Action and activity are not the same. Action is a movement that is done with purpose, intended to generate a reaction. “If I do this, then that results.” Activity is bluster— movement with no particular direction. Wandering through a mall is activity. Brisk walking for your health is action.
Activity can appear valuable in an organization. The energy expelled leads you to believe results are going to occur. But look closer.
You see your sales team busily tapping away at the computer or smartphone screens. What result is produced by this effort?
You know how many homes they’ve demonstrated on a given day or week. How many browsers did they convert to buyers?
If you’re confusing busy work with results-driven action, you’re contributing to the problem.
Busy work—the concept of expending energy on tasks that deliver no result—is counter-productive. The activity is like a penguin flapping its wings. No matter how fast the bird’s wings move, they will never lift him off the ground.
An eagle, however, can glide on air currents, without flapping its wings to stay aloft. It conserves energy as this regal bird zeroes in on its target—whether that’s hunting its prey or returning to the nest.
I often see people who hurry about, seemingly busy. In most cases, the people who appear the busiest are actually the least productive. They are not overworked, just disorganized. They are putting all their energy into motion rather than seeking results. They might not even realize their own lack of effectiveness. Disorganized people rarely see themselves as such.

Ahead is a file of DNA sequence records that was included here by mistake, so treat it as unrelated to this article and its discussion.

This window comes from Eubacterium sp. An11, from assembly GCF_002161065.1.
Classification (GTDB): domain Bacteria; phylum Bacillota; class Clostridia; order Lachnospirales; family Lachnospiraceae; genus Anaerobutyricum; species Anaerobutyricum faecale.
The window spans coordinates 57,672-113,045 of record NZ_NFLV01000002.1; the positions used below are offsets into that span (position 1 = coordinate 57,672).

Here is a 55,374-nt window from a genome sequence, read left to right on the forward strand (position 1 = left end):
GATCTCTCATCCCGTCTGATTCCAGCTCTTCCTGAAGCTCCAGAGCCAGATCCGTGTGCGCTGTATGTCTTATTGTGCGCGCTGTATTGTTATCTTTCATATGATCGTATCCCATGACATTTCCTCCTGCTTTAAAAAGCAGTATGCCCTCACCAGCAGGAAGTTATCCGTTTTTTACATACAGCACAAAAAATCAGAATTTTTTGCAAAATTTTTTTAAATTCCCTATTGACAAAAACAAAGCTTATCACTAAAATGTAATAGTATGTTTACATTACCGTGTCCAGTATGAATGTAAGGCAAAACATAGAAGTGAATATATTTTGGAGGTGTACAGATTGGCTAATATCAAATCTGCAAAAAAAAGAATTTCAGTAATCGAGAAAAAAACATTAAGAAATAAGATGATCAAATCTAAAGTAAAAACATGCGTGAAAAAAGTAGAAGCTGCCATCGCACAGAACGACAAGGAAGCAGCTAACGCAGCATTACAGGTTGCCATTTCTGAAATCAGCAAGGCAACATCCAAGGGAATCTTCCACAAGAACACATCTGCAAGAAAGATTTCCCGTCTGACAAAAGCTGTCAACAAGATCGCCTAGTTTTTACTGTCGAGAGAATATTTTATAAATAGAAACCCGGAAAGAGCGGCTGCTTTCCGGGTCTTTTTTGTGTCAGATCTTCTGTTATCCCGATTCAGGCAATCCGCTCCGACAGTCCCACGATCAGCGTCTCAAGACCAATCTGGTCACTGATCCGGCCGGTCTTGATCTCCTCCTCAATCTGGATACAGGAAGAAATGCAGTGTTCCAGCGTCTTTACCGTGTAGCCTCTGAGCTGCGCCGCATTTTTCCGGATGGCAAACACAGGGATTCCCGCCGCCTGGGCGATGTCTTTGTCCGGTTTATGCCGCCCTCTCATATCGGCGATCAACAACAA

Sales leaders need to pay attention to the action and activity occurring within its group.
- Who is perpetually behind on hitting goals but the first one to deliver an excuse?
- Who skitters around, always in a rush?
- How do the actions of a successful team member compare to those of a merely active one?
Results occur from focused thought and effort, not frantic flapping of flightless wings.
The price for lack of lift-off
Remember that you are paying for that wasted energy. They are costing you sales, and potentially grounding the action of your better sales professionals.
As a sales leader, pull these penguins aside and give them guidance for better organizing their time and applying their talents. Review the motions that commonly require their effort.
- Do these activities guide you closer toward achieving your sales goal?
- What is the intended outcome of the activity? For example, is it a lead generator?
- Do you spend a lot of time calling prospects but not achieving results?
That’s activity, not action.
Analyze the cost of the efforts across your organization. What does one wasted hour a day mean to your organization’s goals? And one hour is a conservative guess, because office penguins likely waste more time than that.
There may be tasks that could be done more efficiently, delegated elsewhere, or simply eliminated. Imagine if you could create an extra hour a day by converting activity into guided action. What would your outcome be? If you spent one hour a week training others to be more productive, the benefit of that action would resonate across your group.
I recently saw a sign that said, “If you fall into a rut, don’t furnish it.” Following the status quo by letting fruitless activity continue is most certainly turning that rut into a comfy place to be.
Don’t do it.
Aim for purposeful action and you’ll see positive results.